Instead of attempting to change every area simultaneously, BowTech eventually focused on a single area of the operation to use as a model. The company first improved its assembly cells, where it increased its bows per man-hour by more than 70 percent. This success gave employees in other departments something to strive for and emulate.
“The key cultural and paradigm shift for our people had to do with understanding that lean is all about eliminating waste and that it requires continuous improvement. Good enough is simply not good enough.”
Making the Bows
BowTech Archery focuses on the production of compound bows, which require a high level of technical and engineering detail, extensive testing and constant advancements. Pezzoni says the compound bow has evolved from the traditional stick-and-string version to an advanced weapon that the most novice archers can handle.
“The compound bow has made archery accessible to people who do not have the time to shoot every day as they would with the traditional stick-and-string type bow,” Pezzoni says. “So, we want to be able to control key components to the compound bow by producing them here to insure our bows are more forgiving, accurate and durable.”
The company manufacturers its own strings, limbs and risers, among other components. When BowTech Archery outsources accessories or components, they are designed by passionate archers who are BowTech employees and then quality checked to the highest standards.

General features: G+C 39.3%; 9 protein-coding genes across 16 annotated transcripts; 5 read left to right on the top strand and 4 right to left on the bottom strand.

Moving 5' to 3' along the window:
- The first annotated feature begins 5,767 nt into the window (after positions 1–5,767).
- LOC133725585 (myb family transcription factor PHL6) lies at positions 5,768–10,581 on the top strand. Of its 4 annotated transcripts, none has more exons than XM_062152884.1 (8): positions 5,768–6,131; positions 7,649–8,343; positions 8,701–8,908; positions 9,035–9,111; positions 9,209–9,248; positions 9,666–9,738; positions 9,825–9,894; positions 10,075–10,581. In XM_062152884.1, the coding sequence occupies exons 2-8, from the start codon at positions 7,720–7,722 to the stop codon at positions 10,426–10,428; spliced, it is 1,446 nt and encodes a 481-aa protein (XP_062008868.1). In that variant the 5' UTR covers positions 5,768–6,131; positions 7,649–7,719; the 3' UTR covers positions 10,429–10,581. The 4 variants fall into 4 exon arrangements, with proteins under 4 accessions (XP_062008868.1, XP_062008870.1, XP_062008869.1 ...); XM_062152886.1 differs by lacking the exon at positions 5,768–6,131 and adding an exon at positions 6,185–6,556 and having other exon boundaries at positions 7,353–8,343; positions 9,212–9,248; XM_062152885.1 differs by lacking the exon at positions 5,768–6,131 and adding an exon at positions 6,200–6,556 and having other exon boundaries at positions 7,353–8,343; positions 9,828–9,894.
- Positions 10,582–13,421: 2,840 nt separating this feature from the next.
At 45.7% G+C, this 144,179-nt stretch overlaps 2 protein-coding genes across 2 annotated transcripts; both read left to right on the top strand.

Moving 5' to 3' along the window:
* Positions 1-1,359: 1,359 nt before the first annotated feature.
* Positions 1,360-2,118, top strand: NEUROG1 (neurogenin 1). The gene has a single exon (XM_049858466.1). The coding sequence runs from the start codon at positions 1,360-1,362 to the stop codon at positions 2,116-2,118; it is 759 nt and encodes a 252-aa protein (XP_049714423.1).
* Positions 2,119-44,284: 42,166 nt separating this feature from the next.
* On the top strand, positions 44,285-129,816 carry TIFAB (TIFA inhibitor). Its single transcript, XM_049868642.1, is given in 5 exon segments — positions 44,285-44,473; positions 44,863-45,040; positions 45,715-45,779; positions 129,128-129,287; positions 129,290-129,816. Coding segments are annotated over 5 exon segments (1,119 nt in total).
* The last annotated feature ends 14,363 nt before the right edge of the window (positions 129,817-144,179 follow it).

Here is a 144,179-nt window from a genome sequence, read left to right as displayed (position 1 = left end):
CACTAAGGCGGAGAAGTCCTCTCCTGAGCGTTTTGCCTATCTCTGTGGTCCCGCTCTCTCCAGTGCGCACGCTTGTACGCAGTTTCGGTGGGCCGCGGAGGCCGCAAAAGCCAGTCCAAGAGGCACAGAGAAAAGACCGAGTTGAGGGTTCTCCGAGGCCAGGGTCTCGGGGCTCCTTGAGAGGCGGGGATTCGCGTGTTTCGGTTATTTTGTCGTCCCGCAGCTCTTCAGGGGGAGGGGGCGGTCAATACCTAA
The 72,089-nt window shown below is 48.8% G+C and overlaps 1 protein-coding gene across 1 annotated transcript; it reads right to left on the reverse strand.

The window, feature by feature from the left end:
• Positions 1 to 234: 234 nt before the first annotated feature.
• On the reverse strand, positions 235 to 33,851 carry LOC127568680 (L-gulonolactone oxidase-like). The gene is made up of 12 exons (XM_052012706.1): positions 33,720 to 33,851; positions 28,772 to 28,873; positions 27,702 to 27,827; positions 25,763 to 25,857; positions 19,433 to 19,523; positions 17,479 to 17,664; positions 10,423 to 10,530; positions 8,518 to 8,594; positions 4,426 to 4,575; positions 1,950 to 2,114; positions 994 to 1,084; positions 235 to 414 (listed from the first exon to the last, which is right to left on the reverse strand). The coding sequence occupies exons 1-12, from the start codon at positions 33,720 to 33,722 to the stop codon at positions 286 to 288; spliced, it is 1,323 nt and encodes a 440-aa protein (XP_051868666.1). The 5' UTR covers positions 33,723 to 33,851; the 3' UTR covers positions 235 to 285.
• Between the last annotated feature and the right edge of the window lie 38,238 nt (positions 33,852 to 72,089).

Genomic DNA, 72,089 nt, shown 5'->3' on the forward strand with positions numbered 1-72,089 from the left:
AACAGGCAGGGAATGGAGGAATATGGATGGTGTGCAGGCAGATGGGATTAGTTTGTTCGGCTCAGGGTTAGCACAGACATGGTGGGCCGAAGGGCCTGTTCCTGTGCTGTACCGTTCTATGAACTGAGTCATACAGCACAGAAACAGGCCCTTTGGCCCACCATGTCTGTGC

The R&D department gave the manufacturing crew a real challenge when the company introduced the Invasion, its new bow for the 2011 cycle. This bow has four patent-pending features – hardcore limbs, center-pivot technology, flexguard and an overdrive binary cam system.
According to BowTech, Center Pivot Extreme redefines accuracy with a new deflexed riser design and with the help of ultra low friction components, it can reach the speed of 343 fps more easily than other pivots.
Each of the seven layers of BowTech’s HardCore Limbs have a special set of properties working in conjunction with the surrounding layers, which result in a limb with intense speed and extreme durability, the company says. On typical limbs, according to BowTech, most of the bow’s energy is stored near the outside of the limb while the core stores minimal energy and serves as little more than a spacer. HardCore Limbs put the core to work, storing energy not only near the surfaces, but also inside the limb.
The flex guard, which goes by the proprietary name FLX-Guard, offers flawless execution in terminating riser torque. BowTech’s OverDrive Binary dual cam system achieves the highest levels of tuning and consistency, the company says. By attaching a 100 percent tunable split buss cable harness to the ends of a cam synchronizing axle, cam stability is maximized while maintaining perfect synchronization for unmatched accuracy and a comfortable draw cycle.
“This was a really tough assignment for manufacturing,” Pezzoni stresses. “Every year we are significantly changing the product. While this is a strain on design and engineering, it is also up to manufacturing to get all the components lined up and get quality testing done. That overrides and trumps everything.”
Priorities in Order
For BowTech Archery, the priority always is on the safety of the end-user, with quality a close second. The third and fourth priorities are customer service and cost. This is the blueprint the company applied to its lean manufacturing initiatives to ensure it remained true to its values.
“We’re interested in keeping our cost points down and improving through lean, but not at the expense of safety, quality or customer service,” Pezzoni says. “Innovation is at the heart of everything we do, and we direct that innovation toward producing the very best archery products. I think our tag line for BowTech says it well – ‘Refuse to follow.’”